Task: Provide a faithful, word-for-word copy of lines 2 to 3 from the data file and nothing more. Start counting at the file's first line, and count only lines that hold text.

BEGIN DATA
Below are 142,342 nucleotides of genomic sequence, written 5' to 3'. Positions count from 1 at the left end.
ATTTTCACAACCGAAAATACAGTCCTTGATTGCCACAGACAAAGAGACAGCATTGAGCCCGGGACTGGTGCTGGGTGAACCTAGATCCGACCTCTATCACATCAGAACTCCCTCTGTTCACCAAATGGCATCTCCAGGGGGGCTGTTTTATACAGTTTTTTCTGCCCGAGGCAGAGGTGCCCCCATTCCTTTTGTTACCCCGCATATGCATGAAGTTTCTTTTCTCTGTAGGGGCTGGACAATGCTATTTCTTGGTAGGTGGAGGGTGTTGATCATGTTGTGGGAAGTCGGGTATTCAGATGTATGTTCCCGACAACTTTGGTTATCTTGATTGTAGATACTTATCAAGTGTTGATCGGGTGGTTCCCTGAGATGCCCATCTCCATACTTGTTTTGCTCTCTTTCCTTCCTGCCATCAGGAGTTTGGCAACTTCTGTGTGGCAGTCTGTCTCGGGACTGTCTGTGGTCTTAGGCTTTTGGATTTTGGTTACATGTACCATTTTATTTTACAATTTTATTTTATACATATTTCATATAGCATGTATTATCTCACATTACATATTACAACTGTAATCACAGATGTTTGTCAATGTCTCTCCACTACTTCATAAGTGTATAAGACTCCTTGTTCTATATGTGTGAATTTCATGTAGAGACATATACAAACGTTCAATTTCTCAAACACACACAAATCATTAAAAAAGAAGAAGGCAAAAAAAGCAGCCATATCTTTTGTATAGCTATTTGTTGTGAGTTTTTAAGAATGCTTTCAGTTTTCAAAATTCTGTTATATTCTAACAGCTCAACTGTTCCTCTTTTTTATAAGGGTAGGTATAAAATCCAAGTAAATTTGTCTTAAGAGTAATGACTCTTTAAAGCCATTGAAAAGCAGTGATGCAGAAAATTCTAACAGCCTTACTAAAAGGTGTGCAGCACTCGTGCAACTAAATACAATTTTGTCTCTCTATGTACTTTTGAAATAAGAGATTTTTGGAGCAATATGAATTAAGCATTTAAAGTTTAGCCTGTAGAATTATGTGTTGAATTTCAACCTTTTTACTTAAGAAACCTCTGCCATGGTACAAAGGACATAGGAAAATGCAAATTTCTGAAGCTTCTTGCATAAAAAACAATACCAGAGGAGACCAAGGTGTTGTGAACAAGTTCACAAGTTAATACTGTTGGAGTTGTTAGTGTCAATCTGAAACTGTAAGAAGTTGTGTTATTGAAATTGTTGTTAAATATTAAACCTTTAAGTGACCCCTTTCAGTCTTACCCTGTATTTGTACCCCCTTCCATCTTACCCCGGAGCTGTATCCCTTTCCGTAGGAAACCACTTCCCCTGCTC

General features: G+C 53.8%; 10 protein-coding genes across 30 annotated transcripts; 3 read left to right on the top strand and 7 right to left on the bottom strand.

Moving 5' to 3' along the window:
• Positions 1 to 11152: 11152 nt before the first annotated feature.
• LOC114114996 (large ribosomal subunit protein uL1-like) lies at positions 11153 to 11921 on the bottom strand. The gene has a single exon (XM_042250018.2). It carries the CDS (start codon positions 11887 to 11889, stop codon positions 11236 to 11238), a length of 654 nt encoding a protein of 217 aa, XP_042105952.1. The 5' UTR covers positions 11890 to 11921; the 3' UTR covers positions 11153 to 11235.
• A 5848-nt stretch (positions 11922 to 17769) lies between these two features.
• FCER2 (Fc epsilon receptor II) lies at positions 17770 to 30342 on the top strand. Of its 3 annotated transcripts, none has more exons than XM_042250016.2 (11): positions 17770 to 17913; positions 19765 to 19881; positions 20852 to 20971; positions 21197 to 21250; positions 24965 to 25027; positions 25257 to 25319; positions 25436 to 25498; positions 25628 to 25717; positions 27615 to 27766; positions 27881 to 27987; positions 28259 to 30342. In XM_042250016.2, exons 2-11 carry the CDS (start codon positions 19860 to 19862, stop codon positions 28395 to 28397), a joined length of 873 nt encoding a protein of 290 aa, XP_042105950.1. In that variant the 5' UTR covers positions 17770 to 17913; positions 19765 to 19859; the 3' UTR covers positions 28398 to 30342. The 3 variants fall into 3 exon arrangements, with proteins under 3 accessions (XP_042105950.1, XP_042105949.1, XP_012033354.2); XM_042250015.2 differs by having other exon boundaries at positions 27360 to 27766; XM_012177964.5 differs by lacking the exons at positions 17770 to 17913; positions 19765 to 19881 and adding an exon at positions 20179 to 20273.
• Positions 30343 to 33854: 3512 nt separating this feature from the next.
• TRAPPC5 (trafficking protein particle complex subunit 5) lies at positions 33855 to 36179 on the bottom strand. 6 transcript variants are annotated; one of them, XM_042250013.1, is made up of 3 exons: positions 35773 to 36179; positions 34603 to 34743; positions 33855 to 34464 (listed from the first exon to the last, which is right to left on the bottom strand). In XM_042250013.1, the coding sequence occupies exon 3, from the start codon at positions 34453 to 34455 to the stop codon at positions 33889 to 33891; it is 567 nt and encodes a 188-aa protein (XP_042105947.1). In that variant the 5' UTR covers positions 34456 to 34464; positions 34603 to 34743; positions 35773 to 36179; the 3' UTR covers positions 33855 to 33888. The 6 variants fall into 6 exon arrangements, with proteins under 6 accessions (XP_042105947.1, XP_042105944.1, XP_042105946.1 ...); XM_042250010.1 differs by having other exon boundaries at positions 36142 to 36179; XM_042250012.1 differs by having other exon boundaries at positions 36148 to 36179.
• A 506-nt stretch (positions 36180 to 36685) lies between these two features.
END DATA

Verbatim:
ATTTTCACAACCGAAAATACAGTCCTTGATTGCCACAGACAAAGAGACAGCATTGAGCCCGGGACTGGTGCTGGGTGAACCTAGATCCGACCTCTATCACATCAGAACTCCCTCTGTTCACCAAATGGCATCTCCAGGGGGGCTGTTTTATACAGTTTTTTCTGCCCGAGGCAGAGGTGCCCCCATTCCTTTTGTTACCCCGCATATGCATGAAGTTTCTTTTCTCTGTAGGGGCTGGACAATGCTATTTCTTGGTAGGTGGAGGGTGTTGATCATGTTGTGGGAAGTCGGGTATTCAGATGTATGTTCCCGACAACTTTGGTTATCTTGATTGTAGATACTTATCAAGTGTTGATCGGGTGGTTCCCTGAGATGCCCATCTCCATACTTGTTTTGCTCTCTTTCCTTCCTGCCATCAGGAGTTTGGCAACTTCTGTGTGGCAGTCTGTCTCGGGACTGTCTGTGGTCTTAGGCTTTTGGATTTTGGTTACATGTACCATTTTATTTTACAATTTTATTTTATACATATTTCATATAGCATGTATTATCTCACATTACATATTACAACTGTAATCACAGATGTTTGTCAATGTCTCTCCACTACTTCATAAGTGTATAAGACTCCTTGTTCTATATGTGTGAATTTCATGTAGAGACATATACAAACGTTCAATTTCTCAAACACACACAAATCATTAAAAAAGAAGAAGGCAAAAAAAGCAGCCATATCTTTTGTATAGCTATTTGTTGTGAGTTTTTAAGAATGCTTTCAGTTTTCAAAATTCTGTTATATTCTAACAGCTCAACTGTTCCTCTTTTTTATAAGGGTAGGTATAAAATCCAAGTAAATTTGTCTTAAGAGTAATGACTCTTTAAAGCCATTGAAAAGCAGTGATGCAGAAAATTCTAACAGCCTTACTAAAAGGTGTGCAGCACTCGTGCAACTAAATACAATTTTGTCTCTCTATGTACTTTTGAAATAAGAGATTTTTGGAGCAATATGAATTAAGCATTTAAAGTTTAGCCTGTAGAATTATGTGTTGAATTTCAACCTTTTTACTTAAGAAACCTCTGCCATGGTACAAAGGACATAGGAAAATGCAAATTTCTGAAGCTTCTTGCATAAAAAACAATACCAGAGGAGACCAAGGTGTTGTGAACAAGTTCACAAGTTAATACTGTTGGAGTTGTTAGTGTCAATCTGAAACTGTAAGAAGTTGTGTTATTGAAATTGTTGTTAAATATTAAACCTTTAAGTGACCCCTTTCAGTCTTACCCTGTATTTGTACCCCCTTCCATCTTACCCCGGAGCTGTATCCCTTTCCGTAGGAAACCACTTCCCCTGCTC

General features: G+C 53.8%; 10 protein-coding genes across 30 annotated transcripts; 3 read left to right on the top strand and 7 right to left on the bottom strand.